Monday, May 25, 2020

How Does It Feel to Be One of the Beautiful Tweedies?

Chancellor Carranza says the budget it cut "to the bone." There's absolutely nothing left at Tweed to be cut. Otherwise, why would they be cutting so much from the classroom?

The city has proposed $827 million in DOE cuts, including slashing school budgets by $285 million. This would reduce arts programs, counselors and social workers in needy districts, and college-prep for high schoolers. The DOE would also put off new classes for 3-year-olds, installation of air conditioners, and rat extermination.

So what is so absolutely vital that our kids need to sit in sweltering, rat-infested classrooms, likely as not during a pandemic?

For those who work in Tweed, there are spiritual considerations. After all, when you're making 200K a year after the budget being cut to the bone, you have other things to think about besides salary. That's why they hired a guru for DOE employees with troubled souls. After all, when DOE employees with big questions need to explore their inner selves, we can't expect them to do so on their own time. After all, the sort of high quality service we've come to expect from them doesn't come easily.

It's not just anyone you can send your college transcripts to who will ask you to send them again because their on the fourth, rather than the sixteenth floor. It's not just anyone who will absolutely lose every single paper you hand deliver unless you get a written receipt. It's not just anyone who will invariably rule against the UFT when black letter contract regulations are violated. Not just any organization could say untimely letters are fine because, "the event was not an occurrence."

So of course, you need to find the right person for a job like that. Of course, you hire a "Director of Mindfulness," and shell out $183, 781 in salary to one Barnaby Spring for doing so. Evidently, this vital job entails informing all the fine people in the DOE about yoga, so that they sit in the proper positions at their desks. After all, when you make almost 200K a year, there's quite a bit of sitting to be done. And while it's certainly true that sitting takes it out of you, there are a lot of other things that being a mindfulness director requires.

One of the first steps Spring took as mindfulness director was to forge a partnership with the Kripalu Center for Yoga & Health in Stockbridge, Massachusetts, which Forbes in November named among “the best meditation retreats in the world.”

Spring helped arrange for top DOE administrators, including principals, managers, superintendents and deputies, to undergo “leadership resiliency training” at the Berkshires retreat.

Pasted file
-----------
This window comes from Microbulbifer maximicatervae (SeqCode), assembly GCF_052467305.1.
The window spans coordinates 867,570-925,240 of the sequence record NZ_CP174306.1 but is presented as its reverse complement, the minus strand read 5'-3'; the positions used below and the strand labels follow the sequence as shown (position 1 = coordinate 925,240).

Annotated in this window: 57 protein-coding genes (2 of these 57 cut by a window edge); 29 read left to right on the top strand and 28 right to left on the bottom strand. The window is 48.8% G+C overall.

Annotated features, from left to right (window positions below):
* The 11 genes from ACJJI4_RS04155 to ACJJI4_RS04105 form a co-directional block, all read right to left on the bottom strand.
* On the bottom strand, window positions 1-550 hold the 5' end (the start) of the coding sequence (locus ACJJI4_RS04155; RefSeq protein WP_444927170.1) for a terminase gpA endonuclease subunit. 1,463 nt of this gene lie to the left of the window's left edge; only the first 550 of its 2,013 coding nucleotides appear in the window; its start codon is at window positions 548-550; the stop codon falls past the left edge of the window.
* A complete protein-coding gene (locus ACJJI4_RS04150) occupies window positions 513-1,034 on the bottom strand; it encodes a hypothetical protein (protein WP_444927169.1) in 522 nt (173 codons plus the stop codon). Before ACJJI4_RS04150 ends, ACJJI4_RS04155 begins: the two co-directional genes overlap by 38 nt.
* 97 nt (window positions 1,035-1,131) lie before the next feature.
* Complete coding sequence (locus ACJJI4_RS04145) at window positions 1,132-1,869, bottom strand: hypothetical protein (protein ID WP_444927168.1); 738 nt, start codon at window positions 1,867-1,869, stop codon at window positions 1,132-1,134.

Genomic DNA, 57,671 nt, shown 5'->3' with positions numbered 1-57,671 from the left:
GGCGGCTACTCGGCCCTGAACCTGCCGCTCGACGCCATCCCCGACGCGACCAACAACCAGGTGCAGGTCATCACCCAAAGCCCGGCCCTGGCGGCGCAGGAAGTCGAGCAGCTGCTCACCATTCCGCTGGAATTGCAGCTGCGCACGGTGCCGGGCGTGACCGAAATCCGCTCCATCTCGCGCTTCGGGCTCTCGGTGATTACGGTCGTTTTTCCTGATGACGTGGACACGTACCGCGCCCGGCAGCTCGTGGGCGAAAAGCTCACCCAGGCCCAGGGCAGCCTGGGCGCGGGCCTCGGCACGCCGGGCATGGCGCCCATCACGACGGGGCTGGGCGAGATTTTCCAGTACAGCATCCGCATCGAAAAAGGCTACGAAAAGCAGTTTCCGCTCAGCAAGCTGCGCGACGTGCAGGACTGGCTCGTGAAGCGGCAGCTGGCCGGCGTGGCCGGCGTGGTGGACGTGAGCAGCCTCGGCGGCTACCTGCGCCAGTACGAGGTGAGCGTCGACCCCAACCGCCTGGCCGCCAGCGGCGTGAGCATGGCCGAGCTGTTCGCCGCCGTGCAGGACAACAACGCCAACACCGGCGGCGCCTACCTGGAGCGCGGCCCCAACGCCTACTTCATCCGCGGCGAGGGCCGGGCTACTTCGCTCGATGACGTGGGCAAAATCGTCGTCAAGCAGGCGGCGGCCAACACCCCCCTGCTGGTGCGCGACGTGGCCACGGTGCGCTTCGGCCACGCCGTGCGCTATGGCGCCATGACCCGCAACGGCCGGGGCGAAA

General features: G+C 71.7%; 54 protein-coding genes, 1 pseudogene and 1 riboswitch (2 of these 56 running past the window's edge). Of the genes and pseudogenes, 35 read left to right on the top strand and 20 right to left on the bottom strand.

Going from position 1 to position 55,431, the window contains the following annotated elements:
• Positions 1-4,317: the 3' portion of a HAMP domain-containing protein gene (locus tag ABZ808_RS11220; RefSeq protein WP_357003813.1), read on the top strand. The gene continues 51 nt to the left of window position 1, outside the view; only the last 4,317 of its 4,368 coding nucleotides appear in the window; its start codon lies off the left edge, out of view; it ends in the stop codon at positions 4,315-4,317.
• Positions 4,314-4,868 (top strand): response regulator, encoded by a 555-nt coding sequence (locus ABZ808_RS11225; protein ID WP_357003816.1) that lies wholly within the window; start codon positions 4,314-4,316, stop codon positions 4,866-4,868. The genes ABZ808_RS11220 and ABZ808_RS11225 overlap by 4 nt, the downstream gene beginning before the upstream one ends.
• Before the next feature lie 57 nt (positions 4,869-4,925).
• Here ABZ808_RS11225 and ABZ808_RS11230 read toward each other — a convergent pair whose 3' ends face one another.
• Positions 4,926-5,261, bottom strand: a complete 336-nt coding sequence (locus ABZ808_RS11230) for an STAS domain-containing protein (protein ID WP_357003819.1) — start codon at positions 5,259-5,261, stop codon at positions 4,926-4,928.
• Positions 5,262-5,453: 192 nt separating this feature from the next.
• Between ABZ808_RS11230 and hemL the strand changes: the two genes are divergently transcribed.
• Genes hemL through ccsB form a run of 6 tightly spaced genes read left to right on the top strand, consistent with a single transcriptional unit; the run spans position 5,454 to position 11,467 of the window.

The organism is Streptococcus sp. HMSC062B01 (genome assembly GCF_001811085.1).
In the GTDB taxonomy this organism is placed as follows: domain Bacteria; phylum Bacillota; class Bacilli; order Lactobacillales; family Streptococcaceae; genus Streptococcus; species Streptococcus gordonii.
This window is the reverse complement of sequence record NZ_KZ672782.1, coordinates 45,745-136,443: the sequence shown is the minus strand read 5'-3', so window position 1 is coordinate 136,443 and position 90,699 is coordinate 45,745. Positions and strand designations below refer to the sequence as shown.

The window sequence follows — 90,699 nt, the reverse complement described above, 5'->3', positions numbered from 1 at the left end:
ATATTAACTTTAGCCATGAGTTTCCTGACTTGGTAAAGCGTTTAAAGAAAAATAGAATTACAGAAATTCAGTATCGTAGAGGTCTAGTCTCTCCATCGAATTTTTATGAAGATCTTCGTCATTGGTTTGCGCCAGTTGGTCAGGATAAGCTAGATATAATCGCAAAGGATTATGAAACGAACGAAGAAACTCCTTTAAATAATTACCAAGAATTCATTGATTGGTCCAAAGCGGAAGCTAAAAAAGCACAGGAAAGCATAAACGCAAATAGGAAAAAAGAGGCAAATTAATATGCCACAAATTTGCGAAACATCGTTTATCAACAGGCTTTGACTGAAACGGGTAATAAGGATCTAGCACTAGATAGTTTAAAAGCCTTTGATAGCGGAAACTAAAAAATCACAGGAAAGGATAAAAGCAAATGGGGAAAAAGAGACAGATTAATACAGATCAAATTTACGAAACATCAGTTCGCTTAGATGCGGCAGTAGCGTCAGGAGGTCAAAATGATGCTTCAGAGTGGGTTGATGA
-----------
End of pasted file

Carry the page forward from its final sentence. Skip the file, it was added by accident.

Surrounded by 100 leafy acres, Kripalu sits on a hilltop with beautiful views of woodlands, valleys and Lake Mahkeenac. The center offers classes as well as massages and facials, overnight accommodations and a cafe featuring salads and a “Buddha Bar” with legumes, grains and vegetables.

Meanwhile, back on earth, my students are missing school. They miss their friends. They even miss some of their teachers. In fact, about the only thing they don't miss is the school lunch. Surprisingly, they don't have the benefit of a "Buddha Bar." Instead, they get cold pizza, overcooked pasta, and grilled cheese sandwiches in plastic bags.

Instead of beautiful views and valleys, they get crumbling moldy trailers. Instead of massages and facials, they get closets and half rooms. Instead of air-conditioning, they get heat in the summer and rats. This is what happens when the DOE gets to make priorities.

As for the spiritual man himself, I've now heard from multiple sources that he was a much-unloved principal, good only for creating fear and loathing among lowly UFT employees. In fact, he was somehow made an ATR, and I'm suspecting it wasn't because of his sterling leadership qualities. However, one of the really cool things about being a failed principal is you can make the right connections, find a niche that works for you, and go straight from educrat to guru.

Sure it may not actually help students, or teachers, or anyone out here doing the actual work. But the next time someone from the DOE threatens you with harrowing consequences for something that's not remotely your fault, you can rest assured that whatever stress this incident has caused them will be released in the next yoga class up on Lake Mahkeenac
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